There are 2,000 people in the refugee camp, each with their own story and background. Here are a few examples of the stories from both volunteers and students.

Sarah Walsh - Volunteer


Sarah Walsh is a Canadian student who volunteered in Dunkirk for one month during the summer. She believes strongly in the role of knowledge and learning - such as language education - as one of the most valuable tools someone can have and in the importance of promoting intercultural understanding. At the Dunkirk Adult Learning Centre, she assisted the volunteer teacher by coordinating outreach and encouraging new students with limited English to come to the daily beginners lessons, by teaching English one-to-one to students during classes and by leading the odd language or conversation class. During her time in Dunkirk, she was honoured to facilitate language learning and social language outreach, and enjoyed the challenges of a job that was different every day. Although she was heartbroken to leave the camp and her friends behind, she continues the work she began with Dunkirk Adult Learning Centre in Victoria, BC, working as a volunteer teaching assistant at a not-for-profit that holds language classes and community events for newcomers. 

Claire Fuller - Volunteer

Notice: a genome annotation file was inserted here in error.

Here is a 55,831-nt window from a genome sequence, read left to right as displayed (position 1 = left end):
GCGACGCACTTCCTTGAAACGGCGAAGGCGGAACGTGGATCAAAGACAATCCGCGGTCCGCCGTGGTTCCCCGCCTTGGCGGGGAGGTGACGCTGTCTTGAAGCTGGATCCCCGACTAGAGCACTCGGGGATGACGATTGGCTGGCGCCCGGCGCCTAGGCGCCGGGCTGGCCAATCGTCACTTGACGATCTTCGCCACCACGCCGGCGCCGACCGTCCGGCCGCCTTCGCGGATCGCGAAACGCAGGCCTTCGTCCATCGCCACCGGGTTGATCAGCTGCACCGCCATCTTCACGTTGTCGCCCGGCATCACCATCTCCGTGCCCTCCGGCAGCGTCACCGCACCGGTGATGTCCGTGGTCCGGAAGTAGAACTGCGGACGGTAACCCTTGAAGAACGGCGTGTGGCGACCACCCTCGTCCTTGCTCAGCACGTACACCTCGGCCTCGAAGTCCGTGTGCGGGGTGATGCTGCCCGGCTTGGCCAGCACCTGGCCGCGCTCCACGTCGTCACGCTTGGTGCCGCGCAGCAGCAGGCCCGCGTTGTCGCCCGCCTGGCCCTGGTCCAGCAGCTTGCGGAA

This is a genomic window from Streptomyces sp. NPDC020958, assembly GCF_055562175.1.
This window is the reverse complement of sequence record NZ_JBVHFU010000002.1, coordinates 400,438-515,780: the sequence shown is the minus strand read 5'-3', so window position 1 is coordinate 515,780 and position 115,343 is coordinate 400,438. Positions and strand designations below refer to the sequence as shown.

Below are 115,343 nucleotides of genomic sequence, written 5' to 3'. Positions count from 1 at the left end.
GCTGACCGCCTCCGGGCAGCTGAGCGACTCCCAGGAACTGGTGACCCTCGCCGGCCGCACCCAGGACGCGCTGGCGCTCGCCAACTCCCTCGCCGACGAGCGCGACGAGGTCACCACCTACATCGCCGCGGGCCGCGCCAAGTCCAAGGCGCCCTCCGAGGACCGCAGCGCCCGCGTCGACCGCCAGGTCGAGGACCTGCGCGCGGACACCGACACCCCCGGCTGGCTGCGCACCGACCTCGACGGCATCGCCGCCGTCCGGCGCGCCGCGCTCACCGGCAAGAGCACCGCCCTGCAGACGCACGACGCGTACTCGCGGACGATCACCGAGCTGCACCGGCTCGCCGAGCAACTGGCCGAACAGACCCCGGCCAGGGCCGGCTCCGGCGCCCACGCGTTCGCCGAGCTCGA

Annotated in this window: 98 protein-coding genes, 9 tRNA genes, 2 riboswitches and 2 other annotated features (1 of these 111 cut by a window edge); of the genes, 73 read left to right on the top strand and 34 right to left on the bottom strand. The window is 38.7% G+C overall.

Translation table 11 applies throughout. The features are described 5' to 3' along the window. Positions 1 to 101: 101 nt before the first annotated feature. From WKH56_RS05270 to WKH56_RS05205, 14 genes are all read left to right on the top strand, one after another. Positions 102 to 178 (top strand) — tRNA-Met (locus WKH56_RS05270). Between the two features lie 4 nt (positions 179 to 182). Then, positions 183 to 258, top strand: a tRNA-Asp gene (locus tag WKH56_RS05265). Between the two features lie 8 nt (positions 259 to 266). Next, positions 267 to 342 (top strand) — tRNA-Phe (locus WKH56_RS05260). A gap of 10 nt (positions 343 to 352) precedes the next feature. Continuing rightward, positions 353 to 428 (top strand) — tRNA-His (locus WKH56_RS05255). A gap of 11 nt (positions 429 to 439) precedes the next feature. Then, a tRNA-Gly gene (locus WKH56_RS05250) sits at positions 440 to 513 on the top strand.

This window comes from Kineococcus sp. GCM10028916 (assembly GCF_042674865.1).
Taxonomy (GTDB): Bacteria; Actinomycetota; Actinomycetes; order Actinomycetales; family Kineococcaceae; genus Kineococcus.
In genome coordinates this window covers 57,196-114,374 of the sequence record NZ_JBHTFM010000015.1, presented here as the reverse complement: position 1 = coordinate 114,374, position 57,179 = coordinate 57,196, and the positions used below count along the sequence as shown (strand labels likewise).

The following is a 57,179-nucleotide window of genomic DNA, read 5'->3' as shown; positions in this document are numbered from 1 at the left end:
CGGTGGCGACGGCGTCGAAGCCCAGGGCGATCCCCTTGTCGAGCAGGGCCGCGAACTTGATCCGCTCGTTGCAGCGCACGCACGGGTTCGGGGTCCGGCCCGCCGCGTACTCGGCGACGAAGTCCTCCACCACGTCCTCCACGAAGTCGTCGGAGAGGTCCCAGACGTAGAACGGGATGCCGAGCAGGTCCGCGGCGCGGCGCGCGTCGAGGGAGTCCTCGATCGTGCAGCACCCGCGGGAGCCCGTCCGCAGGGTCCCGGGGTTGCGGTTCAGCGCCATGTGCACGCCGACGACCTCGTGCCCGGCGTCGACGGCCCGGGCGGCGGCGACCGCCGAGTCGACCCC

To better understand better the migrant crisis on our doorstep, I went to Grande-Synthe Refugee camp on the first of April with the intention of spending a week volunteering. I finally left the camp in mid-June, after 11 weeks of incredibly eye-opening experiences that will stay with me for life. Within a few days I started to question how useful I could actually be as a volunteer and dwelled a lot over the fact that there were over a 1000 people resident in the camp, mainly young men under 25 who had so much to give to the world; energy, skills, ambitions, and all of this was going to waste as they spent months waiting in the camp unable to be productive. For this reason, I got involved in the Adult Learning Centre, a part of the camp I found possibly the most inspirational; offering English and French classes as well as a library to stimulate the refugees and enabling them to continue their learning experience. Having spent some time over the last few years teaching English voluntarily and with a TEFL qualification up my sleeve, I was thrown right into the deep end teaching all levels of students due to limited numbers of volunteers. It was difficult, but so much fun, every day was a learning experience and the connections I made were invaluable. One of the highlights was organising Kurdish and Farsi classes for the volunteers, reversing the roles so our students would become the teachers. It was brilliant for us as volunteers and empowering (and amusing!) for the refugees. My time at the Adult Learning Centre was probably the greatest learning experience of my life, it was tough, it was upsetting, it was knackering but I was constantly inspired by the incredible people I had the privilege to teach, by their determination, warmth and resilience. I feel very lucky to have encountered and befriended the people I met along the way, both refugees and volunteers. I achieved my initial goal to better understand the migrant crisis but gained an unbelievable amount more from the experience. Now I am back in the UK, working for a foundation co-ordinating a project to support asylum-seeking youth in the South East, a job that came to be by a chance encounter in the camp. I also meet up now and then with ex-students who are now living in the UK awaiting news on their asylum claims. Finding ourselves in the middle of gay-pride celebrations and taking two of my old students swimming in the sea for the first time were some experiences I will never forget. But the challenge isn’t over for these guys, even if they receive refugee status, settling down in to life in the UK is not an easy ride.